Boston Review Poetry Editors Resign After Magazine Retains Junot Diaz Amidst Misconduct Claims - NBC 5 Dallas-Fort Worth
National & International News
The day’s top national and international news

Boston Review Poetry Editors Resign After Magazine Retains Junot Diaz Amidst Misconduct Claims

Diaz, a Pulitzer Prize winner, was accused of sexual misconduct not long after he authored a piece in The New Yorker in April

    processing...

    NEWSLETTERS

    Boston Review Poetry Editors Resign After Magazine Retains Junot Diaz Amidst Misconduct Claims
    Andrew Toth/Getty Images for The New Yorker
    Writer Junot Diaz attends "The Jersey Boys: David Chase, Junot Diaz, and Sam Lipsyte moderated by David Remnick" in this October 2014 file photo.

    Three Boston Review editors resigned after the magazine chose to keep fiction editor Junot Diaz on the staff despite accusations of misconduct and misogyny that surfaced in May.

    Diaz, a Pulitzer Prize winner, was accused of sexual misconduct not long after he authored a piece in The New Yorker in April that detailed his encounters with sexual assault as a child. In a letter, editors in chief Deborah Chasman and Joshua Cohen wrote that they hadn’t received any complaints during Diaz’s 15-year stint with the publication.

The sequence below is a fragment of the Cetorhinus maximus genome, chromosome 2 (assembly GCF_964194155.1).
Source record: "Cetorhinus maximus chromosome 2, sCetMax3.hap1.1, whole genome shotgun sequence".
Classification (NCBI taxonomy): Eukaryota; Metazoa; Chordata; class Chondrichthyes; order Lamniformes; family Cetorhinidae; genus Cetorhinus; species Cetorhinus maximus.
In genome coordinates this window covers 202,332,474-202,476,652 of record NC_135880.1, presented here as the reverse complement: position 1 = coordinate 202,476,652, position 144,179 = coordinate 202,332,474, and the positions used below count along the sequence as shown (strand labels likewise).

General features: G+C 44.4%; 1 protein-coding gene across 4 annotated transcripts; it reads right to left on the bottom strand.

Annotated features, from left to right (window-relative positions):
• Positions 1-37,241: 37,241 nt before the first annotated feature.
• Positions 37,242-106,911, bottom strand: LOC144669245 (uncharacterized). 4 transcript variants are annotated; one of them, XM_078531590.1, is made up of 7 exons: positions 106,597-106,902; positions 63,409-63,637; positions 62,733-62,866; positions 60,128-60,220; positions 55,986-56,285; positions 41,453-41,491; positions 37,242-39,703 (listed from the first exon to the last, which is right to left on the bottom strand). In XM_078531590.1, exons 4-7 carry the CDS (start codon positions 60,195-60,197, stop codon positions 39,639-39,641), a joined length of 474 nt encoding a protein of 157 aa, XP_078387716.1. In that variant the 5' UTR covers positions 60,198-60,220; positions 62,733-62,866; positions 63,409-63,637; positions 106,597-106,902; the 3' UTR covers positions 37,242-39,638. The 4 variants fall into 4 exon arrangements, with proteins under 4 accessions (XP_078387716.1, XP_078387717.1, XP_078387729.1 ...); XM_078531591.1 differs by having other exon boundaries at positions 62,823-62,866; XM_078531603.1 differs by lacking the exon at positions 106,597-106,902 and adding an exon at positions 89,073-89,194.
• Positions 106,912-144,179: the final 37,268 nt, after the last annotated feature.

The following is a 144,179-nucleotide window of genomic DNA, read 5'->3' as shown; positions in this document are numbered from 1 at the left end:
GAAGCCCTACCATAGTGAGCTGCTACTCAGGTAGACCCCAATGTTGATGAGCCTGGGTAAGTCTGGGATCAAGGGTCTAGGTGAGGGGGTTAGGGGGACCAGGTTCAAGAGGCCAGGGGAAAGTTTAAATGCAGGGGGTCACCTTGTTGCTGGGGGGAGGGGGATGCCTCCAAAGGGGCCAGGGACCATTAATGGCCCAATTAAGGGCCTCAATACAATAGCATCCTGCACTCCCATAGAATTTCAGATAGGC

The letter also said Diaz’s behavior “does not have the kind of severity that animated the #MeToo movement.”

    The letter left poetry editors Timothy Donnelly, BK Fischer and Stefania Heim, whose resignations are effective July 1, outraged, NBC News reported.

    Woman, 93, Rescued From Camp Fire by Her Garbageman

    [NATL] Woman, 93, Rescued From Camp Fire by Her Garbageman

    Margaret Newsum, 93, had no idea that the Camp Fire was rapidly approaching her Magalia home until her caretaker left for the day and she turned on the television. She was quickly rescued by her friend Dane Ray Cummings, who decided to break company policy and rescue Newsum with his Waste Management truck. KCRA reports.

    (Published Tuesday, Nov. 13, 2018)

    “What most distresses us are the letter’s apparent arbitration of what constitutes inclusion in the #MeToo movement and its lack of attentiveness to power dynamics in a star-driven media and publishing landscape,” the editors said in a statement.